The Backup Process
Next, I simply plugged my Ipod into the PS3 and the PS3 recognized it as a USB storage device immediately. It’s a 30gb Ipod but had 27gb free. I had 32gb of data to backup on the PS3 (47gb was used so approx. 15gb of hard drive space is reserved on the PS3 for it’s OS and other files). After deleting 5gb worth of game data and duplicate game saves, I was ready to begin the backup process. I simply selected the ‘Backup Utility’ from the XMB. It asks you to select your backup device and I selected my Ipod. It then takes about 30 secs to scan the external drive to see if enough space is available. If there is, it starts backing up. It took just over an hour to backup 27gb of data.
The Hard Drive Replacement
Wow! This literally took me less than 10 minutes to do and that includes using canned air to clean out the PS3. First of all you’ll want to turn off the power switch in the back and then remove the cables plugged into the PS3. Then on the side of the system there is a cover that you just pop off. One screw holds the HDD carriage in place. Remove it and use the pull tab to slide the carriage to the right and then out.
NOTE: This is a great time to use a can of compressed air to clean out your system. I sprayed air through the air vents and the opening where the HDD was.
Remove 4 screws to release the HDD and swap it with the new one. Put everything back together and you’re done.
Restoring Your Data
When I turned the PS3 back on it formatted my drive which took just a few seconds. Note: The PS3 saves your online profile and your trophy data on its internal memory so you can instantly hop online if you wanted. I plugged my Ipod back in and selected ‘Restore’ from the XMB. It formatted the HDD again and it took about the same amount of time to restore as it did to backup the data, about 1 hour.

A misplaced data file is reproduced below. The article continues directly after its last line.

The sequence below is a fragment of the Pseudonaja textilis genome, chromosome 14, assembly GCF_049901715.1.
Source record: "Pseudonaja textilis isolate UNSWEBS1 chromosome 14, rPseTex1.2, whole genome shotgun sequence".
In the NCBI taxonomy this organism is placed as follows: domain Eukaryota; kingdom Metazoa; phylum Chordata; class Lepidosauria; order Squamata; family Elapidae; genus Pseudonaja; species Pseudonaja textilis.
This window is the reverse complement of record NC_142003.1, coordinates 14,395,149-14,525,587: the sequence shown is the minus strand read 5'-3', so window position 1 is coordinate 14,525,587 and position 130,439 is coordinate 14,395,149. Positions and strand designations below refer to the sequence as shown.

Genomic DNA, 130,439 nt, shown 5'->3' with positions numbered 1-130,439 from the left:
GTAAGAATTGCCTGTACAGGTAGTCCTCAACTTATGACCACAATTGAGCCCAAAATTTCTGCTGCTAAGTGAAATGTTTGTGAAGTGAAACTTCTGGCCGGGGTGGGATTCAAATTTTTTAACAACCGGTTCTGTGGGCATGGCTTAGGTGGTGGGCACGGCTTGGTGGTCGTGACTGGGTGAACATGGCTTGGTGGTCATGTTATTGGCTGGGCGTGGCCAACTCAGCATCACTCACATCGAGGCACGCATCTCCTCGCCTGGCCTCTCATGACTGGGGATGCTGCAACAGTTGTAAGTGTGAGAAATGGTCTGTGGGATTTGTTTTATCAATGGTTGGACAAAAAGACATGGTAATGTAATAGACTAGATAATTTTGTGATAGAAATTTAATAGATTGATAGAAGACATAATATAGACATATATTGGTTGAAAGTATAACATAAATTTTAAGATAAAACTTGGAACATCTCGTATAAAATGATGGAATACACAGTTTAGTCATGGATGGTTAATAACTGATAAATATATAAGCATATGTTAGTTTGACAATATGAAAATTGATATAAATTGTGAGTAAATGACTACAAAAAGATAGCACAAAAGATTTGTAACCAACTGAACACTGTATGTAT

Well, I haven’t played it to notice any speed differences but everything returned to normal, just the way I had it, including my theme. The only problem I had which was just a minor inconvenience had to do with trophies.
I clicked on the Trophy Collection folder and it was empty. Scared, I quickly clicked on my PSN ID and saw all of the trophies were still attached to my PSN ID thankfully. So I then opened up a game of Warhawk and exited out and behold! The trophies for Warhawk showed up in the trophy folder. Looks like if you upgrade your HDD you’ll need to pop in all the games you earned trophies in, exit out, and then they all appear, just how they were. A minor inconvenience but nothing major.
Kudos to Sony for making the upgrade of a HDD so incredibly easy. It took less than 2 1/2 hrs, start to finish to upgrade the drive, with the bulk of the time spent in backing up and restoring my existing data. I’m hoping the 200gb drive should hold me over for a while with the inevitability of digital downloads on the horizon.
(1) 200gb Seagate Momentus 7200rpm, 16MB cache HDD
(1) Fine-Pitch Phillips Screwdriver
(1) 30GB IPod (formatted for Windows)
– 1 hour of backing up data
– 10 minutes of HDD swapping
– 1 hour of restoring data